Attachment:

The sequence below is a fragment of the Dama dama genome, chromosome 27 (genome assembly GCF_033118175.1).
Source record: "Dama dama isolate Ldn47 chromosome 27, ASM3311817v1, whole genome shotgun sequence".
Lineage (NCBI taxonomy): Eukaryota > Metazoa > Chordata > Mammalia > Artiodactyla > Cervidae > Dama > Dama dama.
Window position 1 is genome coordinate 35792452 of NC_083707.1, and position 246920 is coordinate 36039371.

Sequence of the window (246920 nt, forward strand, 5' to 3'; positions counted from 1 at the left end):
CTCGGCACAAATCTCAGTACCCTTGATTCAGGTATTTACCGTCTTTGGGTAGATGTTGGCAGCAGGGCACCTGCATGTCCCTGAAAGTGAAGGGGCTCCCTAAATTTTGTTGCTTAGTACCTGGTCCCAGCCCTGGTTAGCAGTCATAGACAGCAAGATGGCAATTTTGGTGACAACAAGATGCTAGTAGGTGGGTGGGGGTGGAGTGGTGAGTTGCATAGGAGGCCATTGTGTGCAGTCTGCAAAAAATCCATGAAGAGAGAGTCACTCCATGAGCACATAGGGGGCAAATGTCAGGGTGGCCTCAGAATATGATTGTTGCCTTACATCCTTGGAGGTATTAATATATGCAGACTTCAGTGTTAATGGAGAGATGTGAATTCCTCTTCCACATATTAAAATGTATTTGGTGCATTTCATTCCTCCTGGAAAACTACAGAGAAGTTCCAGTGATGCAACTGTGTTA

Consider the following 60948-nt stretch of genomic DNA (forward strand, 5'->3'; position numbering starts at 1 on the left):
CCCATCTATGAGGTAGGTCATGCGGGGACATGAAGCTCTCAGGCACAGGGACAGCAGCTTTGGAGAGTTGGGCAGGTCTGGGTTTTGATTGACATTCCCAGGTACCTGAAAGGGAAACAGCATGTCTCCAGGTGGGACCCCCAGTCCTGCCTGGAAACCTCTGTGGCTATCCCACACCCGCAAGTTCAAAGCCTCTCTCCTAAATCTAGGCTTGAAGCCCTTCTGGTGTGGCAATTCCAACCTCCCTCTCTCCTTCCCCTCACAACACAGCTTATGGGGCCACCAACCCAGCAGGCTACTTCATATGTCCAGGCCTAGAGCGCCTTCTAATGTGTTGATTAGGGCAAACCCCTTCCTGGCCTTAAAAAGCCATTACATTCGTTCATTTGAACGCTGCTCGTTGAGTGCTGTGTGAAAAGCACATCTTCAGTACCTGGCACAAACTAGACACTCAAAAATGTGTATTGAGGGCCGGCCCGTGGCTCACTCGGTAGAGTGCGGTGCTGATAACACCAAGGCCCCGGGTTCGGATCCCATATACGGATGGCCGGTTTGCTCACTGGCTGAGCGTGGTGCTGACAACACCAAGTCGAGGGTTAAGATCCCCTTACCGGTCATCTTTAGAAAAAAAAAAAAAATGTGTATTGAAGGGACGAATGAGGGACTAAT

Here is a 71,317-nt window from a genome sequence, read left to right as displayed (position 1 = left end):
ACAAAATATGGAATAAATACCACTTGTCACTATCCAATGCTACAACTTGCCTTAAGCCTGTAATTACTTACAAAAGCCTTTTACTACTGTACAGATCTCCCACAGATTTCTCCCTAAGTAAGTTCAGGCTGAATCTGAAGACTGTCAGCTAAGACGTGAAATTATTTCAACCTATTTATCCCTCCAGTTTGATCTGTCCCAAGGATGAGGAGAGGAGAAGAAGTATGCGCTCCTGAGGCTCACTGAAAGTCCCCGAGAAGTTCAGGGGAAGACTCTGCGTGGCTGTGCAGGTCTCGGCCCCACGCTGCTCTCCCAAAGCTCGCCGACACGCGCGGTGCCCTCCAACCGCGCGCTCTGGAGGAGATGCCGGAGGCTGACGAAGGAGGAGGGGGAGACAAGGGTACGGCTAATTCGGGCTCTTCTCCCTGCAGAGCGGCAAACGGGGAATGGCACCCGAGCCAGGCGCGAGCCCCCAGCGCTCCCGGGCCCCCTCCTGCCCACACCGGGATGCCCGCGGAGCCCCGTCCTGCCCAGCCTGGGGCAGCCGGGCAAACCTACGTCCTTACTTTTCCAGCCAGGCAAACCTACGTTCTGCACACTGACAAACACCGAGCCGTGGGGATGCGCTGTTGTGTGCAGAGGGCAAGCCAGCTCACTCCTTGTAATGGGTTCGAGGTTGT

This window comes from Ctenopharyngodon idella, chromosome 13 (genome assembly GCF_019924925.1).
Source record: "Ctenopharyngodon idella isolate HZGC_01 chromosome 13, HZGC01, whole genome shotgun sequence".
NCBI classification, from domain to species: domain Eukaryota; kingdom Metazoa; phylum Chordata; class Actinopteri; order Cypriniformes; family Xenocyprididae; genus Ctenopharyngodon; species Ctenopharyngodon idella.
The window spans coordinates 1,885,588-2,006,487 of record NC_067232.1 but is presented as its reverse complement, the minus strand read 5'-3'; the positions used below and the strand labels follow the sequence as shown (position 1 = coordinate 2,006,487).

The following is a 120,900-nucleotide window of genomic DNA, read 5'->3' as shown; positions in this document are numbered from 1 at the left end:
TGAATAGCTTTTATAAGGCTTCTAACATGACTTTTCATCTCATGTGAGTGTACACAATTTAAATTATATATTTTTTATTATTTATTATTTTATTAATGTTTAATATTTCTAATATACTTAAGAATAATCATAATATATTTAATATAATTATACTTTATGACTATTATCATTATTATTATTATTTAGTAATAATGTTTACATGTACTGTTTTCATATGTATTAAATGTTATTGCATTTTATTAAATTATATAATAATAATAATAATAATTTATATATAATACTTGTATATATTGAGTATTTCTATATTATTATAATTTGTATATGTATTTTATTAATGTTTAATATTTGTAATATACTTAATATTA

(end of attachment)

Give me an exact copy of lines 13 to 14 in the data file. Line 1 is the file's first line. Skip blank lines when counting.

NCBI classification, from domain to species: domain Eukaryota; kingdom Metazoa; phylum Chordata; class Actinopteri; order Cypriniformes; family Xenocyprididae; genus Ctenopharyngodon; species Ctenopharyngodon idella.
The window spans coordinates 1,885,588-2,006,487 of record NC_067232.1 but is presented as its reverse complement, the minus strand read 5'-3'; the positions used below and the strand labels follow the sequence as shown (position 1 = coordinate 2,006,487).